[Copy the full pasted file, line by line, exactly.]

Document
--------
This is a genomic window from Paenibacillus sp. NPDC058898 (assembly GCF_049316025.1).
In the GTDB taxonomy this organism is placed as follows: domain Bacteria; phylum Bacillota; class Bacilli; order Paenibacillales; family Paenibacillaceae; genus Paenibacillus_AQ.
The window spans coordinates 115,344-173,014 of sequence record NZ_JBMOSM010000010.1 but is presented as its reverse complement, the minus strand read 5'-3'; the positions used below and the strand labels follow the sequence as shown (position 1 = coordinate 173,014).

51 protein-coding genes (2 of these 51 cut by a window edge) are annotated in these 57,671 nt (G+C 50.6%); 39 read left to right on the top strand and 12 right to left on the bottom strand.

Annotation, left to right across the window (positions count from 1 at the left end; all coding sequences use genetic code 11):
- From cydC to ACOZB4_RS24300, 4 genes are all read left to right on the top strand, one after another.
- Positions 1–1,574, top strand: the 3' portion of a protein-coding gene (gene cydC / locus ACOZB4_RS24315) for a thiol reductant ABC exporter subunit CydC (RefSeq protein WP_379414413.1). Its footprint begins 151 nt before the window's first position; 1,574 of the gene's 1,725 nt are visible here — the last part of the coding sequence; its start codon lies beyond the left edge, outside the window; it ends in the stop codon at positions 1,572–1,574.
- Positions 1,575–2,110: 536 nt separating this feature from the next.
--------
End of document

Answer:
This is a genomic window from Paenibacillus sp. NPDC058898 (assembly GCF_049316025.1).
In the GTDB taxonomy this organism is placed as follows: domain Bacteria; phylum Bacillota; class Bacilli; order Paenibacillales; family Paenibacillaceae; genus Paenibacillus_AQ.
The window spans coordinates 115,344-173,014 of sequence record NZ_JBMOSM010000010.1 but is presented as its reverse complement, the minus strand read 5'-3'; the positions used below and the strand labels follow the sequence as shown (position 1 = coordinate 173,014).

51 protein-coding genes (2 of these 51 cut by a window edge) are annotated in these 57,671 nt (G+C 50.6%); 39 read left to right on the top strand and 12 right to left on the bottom strand.

Annotation, left to right across the window (positions count from 1 at the left end; all coding sequences use genetic code 11):
- From cydC to ACOZB4_RS24300, 4 genes are all read left to right on the top strand, one after another.
- Positions 1–1,574, top strand: the 3' portion of a protein-coding gene (gene cydC / locus ACOZB4_RS24315) for a thiol reductant ABC exporter subunit CydC (RefSeq protein WP_379414413.1). Its footprint begins 151 nt before the window's first position; 1,574 of the gene's 1,725 nt are visible here — the last part of the coding sequence; its start codon lies beyond the left edge, outside the window; it ends in the stop codon at positions 1,572–1,574.
- Positions 1,575–2,110: 536 nt separating this feature from the next.